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`set(CMAKE_CXX_FLAGS "-g -std=c++1z -Wall -pedantic ` <br>
`set(CMAKE_EXE_LINKER_FLAGS "-llog ` <br>
`set(CMAKE_SHARED_LINKER_FLAGS "-llog ` <br>

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Here is a copy of the [modified toolchain file](https://data.kitware.com/api/v1/file/5f29b9489014a6d84e57067a/download)

To generate a Makefile and build, run :

~~~~~~~~~~~~~~~~~~~~~~~~~~~~~~~~~~bash
# Where -H specifies the Pulse source, and -B is the build directory
cmake -DPulse_JAVA_API:BOOL=OFF -DCMAKE_TOOLCHAIN_FILE:FILEPATH=C:/Programming/magicleap.0.24.1.toolchain.cmake -BC:/Programming/Builds/pulse-engine-lumin -HC:/Programming/Pulse/engine -G "Unix Makefiles"
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# Run make from within your build directory
N:/Tools/MagicLeap/dev/mlsdk/v0.24.1/tools/mabu/tools/MinGW/bin/mingw32-make.exe
~~~~~~~~~~~~~~~~~~~~~~~~~~~~~~~~~~

This will provide a PulseC.so in the build/install/bin that works on the Magic Leap platform!

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## Updating Pulse

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The Pulse repository is always changing as we add improvements and features to the code base.
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These changes will require that you rebuild the source code when you pull the latest changes.
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Here are a few tips for keeping your source code up to date when you pull:
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<b>Please ensure CMake is on your path!</b>

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### Rebuilding the schema

Pulse uses Google Protocol Buffers for data files and to communicate data between various languages and networking protocols.
After you pull the latest, you will need to run the Protoc compiler to adjust the data model to any changes made to the proto files describing the Pulse Data Model.

From a command/terminal in your pulse/build/install/bin directory : 
~~~~~~~~~~~~~~~~~~~~~~~~~~~~~~~~~~bash
# On Windows
> run protoc
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# On Linux/Mac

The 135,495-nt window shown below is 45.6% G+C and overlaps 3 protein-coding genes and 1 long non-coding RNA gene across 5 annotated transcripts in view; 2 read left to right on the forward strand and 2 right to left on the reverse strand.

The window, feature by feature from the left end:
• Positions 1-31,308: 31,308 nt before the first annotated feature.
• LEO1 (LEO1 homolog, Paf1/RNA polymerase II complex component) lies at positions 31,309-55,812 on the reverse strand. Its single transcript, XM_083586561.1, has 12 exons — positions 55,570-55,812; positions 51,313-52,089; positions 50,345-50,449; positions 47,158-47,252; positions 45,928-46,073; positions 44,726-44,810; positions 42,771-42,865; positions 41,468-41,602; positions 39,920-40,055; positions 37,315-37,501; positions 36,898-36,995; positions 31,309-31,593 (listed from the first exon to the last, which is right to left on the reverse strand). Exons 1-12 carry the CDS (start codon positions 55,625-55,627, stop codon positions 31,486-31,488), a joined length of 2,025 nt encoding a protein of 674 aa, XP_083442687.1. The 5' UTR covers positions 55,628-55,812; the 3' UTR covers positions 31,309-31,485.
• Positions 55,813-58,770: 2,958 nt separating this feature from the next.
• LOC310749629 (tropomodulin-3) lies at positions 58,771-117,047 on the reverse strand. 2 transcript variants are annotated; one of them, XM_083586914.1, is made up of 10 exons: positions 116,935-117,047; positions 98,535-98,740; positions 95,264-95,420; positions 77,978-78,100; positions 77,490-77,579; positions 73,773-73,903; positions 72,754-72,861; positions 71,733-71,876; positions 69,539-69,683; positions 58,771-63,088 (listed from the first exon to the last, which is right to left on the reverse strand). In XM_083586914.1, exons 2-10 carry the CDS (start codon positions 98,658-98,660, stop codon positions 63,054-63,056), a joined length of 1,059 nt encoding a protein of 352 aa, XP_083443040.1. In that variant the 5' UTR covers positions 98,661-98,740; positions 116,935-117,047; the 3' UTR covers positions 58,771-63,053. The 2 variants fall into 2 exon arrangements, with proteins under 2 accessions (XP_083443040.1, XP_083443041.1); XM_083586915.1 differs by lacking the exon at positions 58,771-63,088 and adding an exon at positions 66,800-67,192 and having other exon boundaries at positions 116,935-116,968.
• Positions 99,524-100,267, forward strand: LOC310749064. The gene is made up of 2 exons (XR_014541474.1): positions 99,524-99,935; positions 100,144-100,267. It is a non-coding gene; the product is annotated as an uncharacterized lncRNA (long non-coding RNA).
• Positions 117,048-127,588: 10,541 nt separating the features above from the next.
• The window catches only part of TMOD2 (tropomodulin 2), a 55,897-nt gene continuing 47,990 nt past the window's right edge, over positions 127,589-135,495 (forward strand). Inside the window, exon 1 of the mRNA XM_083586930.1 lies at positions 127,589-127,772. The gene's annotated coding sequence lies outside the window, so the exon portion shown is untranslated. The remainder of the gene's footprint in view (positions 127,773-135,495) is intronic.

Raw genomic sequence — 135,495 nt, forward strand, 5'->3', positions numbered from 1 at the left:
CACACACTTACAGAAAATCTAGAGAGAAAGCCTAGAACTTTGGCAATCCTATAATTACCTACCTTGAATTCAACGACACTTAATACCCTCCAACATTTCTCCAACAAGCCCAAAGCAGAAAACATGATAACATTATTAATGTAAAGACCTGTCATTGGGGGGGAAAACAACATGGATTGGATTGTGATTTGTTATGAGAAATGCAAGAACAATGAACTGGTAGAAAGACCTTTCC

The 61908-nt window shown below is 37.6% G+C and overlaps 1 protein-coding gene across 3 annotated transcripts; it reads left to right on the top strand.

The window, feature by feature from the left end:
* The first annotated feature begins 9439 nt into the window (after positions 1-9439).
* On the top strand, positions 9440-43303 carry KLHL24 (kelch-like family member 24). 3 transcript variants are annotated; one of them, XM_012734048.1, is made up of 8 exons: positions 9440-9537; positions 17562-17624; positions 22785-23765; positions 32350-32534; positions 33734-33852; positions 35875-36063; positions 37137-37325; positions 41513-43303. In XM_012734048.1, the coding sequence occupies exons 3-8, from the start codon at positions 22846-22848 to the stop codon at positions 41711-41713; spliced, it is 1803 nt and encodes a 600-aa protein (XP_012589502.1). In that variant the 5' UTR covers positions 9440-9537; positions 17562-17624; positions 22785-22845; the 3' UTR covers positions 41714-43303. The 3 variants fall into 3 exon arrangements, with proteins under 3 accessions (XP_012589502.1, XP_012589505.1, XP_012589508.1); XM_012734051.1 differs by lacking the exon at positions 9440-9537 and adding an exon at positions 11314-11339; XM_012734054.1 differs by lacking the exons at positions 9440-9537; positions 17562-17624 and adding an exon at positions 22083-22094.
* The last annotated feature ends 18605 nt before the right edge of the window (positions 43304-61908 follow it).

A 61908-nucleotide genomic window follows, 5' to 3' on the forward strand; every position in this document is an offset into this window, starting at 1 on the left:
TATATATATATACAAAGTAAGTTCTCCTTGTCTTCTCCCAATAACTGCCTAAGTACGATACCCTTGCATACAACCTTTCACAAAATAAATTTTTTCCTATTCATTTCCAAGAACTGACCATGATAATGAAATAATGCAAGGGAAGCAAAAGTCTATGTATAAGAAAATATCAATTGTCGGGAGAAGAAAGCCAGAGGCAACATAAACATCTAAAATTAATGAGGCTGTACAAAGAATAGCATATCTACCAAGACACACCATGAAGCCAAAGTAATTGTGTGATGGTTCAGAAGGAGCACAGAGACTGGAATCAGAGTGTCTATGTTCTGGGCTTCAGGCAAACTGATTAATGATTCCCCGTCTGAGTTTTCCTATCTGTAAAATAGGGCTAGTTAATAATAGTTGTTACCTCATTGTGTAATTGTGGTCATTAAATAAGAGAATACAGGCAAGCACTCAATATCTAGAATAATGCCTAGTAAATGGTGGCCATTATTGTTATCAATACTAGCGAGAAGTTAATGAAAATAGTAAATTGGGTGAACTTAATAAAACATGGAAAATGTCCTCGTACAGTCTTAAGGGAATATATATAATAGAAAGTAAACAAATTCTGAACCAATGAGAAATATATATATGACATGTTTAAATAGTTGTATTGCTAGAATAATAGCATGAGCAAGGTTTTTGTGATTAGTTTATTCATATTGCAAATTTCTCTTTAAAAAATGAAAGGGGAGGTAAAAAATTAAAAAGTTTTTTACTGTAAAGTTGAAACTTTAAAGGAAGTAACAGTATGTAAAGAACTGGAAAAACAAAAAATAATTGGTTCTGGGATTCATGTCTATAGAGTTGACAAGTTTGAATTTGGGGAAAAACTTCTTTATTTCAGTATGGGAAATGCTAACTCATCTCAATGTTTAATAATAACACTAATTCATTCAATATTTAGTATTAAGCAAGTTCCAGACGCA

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$ ./run.sh protoc
# Note you may need to do a 
$ chmod +x run.sh
# To run this script on your machine
~~~~~~~~~~~~~~~~~~~~~~~~~~~~~~~~~~

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Note: If there were no changes to the protobuf files, the proto compile will not run and return this message 
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~~~~~~~~~~~~~~~~~~~~~~~~~~~~~~~~~~bash
-- Not generating bindings, nothing has changed since last build
~~~~~~~~~~~~~~~~~~~~~~~~~~~~~~~~~~

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If you are getting linking errors about missing protobuf functions,
such as missing something in the cdm:: namespace,
you can force the protoc compiler to run by deleting this timestamp file:
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<b>pulse/build/Pulse/schema/schema_last_built</b>

### Rebuild the code base

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With the Protocol Buffer bindings updated, you can now build the updated code base.
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### Regenerate State Data

Any changes to the code base can change various aspects of the data our engine calculates.
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This in-turn has can have an effect on the various state files used in our HowTo examples
(located in the pulse/install/bin/states directory).
If the state files no longer load, or you want to ensure they are up to date with your version of the engine code, regenerate these state files:
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~~~~~~~~~~~~~~~~~~~~~~~~~~~~~~~~~~bash
# On Windows
> run genStates
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# On Linux/Mac
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$ ./run.sh genStates
~~~~~~~~~~~~~~~~~~~~~~~~~~~~~~~~~~
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### Update Baseline Data

Changes to the code base can also change the Test Suite baseline files.
You will need these new baseline files to pass any tests and ensure any changes do not affect the code base in any negative ways.

~~~~~~~~~~~~~~~~~~~~~~~~~~~~~~~~~~bash
# On Windows
> run updateBaselines
# On Linux/Mac
$ ./run.sh updateBaselines
~~~~~~~~~~~~~~~~~~~~~~~~~~~~~~~~~~
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## Using Pulse
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With the code built, visit our [wiki](https://gitlab.kitware.com/physiology/engine/wikis/home) to learn how to execute Pulse and use our SDK to use Pulse in your own application with Pulse.